What happens when you shoot video of your toddler learning how to walk and the Prince song “Let’s Go Crazy” is playing in the background?
In 2008, if you were Stephanie Lenz, a Pennsylvania mom, you would’ve received a “take down” letter from Universal exerting their rights under the Digital Millennium Copyright Act that establishes a potential copyright violation,and forces the material to be “taken down” unless the offender puts up a fight.
Stephanie Lenz put up a fight claiming that her video of her son learning to walk in the kitchen was a harmless fair use of a popular song. Today the 9th Circuit ruling established that the music industry to take a more considered approach to copyright evaluation before sending the take down letters.
Prince video case: California court makes it tougher for music, movie industries to take down Web postings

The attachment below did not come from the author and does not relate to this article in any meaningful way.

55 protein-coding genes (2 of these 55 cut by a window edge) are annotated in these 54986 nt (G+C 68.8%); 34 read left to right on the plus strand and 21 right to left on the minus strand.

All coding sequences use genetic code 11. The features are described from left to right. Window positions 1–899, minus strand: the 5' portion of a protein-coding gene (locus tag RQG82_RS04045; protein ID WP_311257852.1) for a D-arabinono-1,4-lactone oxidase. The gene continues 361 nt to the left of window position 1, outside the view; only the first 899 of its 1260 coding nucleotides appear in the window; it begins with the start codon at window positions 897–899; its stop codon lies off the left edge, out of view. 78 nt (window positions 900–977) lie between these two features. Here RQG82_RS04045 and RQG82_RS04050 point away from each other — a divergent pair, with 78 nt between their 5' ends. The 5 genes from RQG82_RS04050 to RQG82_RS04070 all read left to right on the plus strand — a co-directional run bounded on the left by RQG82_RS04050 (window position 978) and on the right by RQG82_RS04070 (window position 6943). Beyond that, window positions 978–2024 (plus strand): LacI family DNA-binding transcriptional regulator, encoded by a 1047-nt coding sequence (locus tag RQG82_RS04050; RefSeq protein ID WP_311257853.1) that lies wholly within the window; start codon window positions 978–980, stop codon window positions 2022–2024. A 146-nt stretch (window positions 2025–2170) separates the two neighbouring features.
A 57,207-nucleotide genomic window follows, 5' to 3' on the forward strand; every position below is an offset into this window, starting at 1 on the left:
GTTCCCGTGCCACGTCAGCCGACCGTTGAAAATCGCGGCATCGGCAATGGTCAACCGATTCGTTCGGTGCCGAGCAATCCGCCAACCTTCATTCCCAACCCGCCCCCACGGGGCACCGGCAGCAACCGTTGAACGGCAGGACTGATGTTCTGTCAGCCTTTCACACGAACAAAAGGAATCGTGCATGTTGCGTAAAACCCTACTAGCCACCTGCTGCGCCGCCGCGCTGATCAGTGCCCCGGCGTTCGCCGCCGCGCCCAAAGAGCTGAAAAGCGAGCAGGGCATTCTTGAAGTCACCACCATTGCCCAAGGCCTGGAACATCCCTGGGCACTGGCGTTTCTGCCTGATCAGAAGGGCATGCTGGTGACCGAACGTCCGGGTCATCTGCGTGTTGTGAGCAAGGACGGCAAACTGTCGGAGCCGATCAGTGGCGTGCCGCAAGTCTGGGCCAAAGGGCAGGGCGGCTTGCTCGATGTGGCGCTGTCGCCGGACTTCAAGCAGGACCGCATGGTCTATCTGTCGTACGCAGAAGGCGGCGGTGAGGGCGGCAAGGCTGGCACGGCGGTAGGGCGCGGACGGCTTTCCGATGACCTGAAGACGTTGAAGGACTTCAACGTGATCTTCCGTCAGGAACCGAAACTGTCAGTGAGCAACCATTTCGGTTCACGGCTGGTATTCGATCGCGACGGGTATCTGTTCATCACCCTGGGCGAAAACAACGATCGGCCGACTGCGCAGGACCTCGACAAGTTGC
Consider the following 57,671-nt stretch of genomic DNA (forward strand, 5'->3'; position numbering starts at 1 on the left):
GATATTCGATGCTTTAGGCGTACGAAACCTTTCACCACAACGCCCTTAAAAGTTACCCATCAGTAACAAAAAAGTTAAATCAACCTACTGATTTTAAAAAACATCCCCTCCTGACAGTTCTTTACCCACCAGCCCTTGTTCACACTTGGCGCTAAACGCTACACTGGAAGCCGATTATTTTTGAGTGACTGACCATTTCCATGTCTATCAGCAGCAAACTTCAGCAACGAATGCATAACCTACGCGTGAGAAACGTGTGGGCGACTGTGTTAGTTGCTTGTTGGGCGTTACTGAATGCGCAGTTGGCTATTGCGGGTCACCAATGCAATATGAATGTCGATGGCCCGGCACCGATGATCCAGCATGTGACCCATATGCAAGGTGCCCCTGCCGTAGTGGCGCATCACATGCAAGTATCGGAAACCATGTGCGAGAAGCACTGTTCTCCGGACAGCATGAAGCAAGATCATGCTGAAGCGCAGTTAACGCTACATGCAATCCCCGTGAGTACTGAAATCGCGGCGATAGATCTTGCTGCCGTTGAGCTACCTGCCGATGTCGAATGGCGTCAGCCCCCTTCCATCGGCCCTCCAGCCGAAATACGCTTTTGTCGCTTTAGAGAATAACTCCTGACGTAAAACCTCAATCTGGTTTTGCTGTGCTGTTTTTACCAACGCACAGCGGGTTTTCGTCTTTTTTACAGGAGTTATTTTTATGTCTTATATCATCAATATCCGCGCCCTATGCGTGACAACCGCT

Law360, New York (September 14, 2015, 11:44 AM ET) — The Ninth Circuit ruled Monday in a closely watched suit known as the “dancing baby case,” finding copyright owners must consider the fair use doctrine before sending Digital Millennium Copyright Act takedown notices to online hosts like YouTube.
Siding with Stephanie Lenz and rights group Electronic Frontier Foundation, the appeals court said copyright owners like Universal Music Group can only send takedown notices if they’ve come a good faith conclusion that the targeted upload is not a protected fair use of the copyrighted work.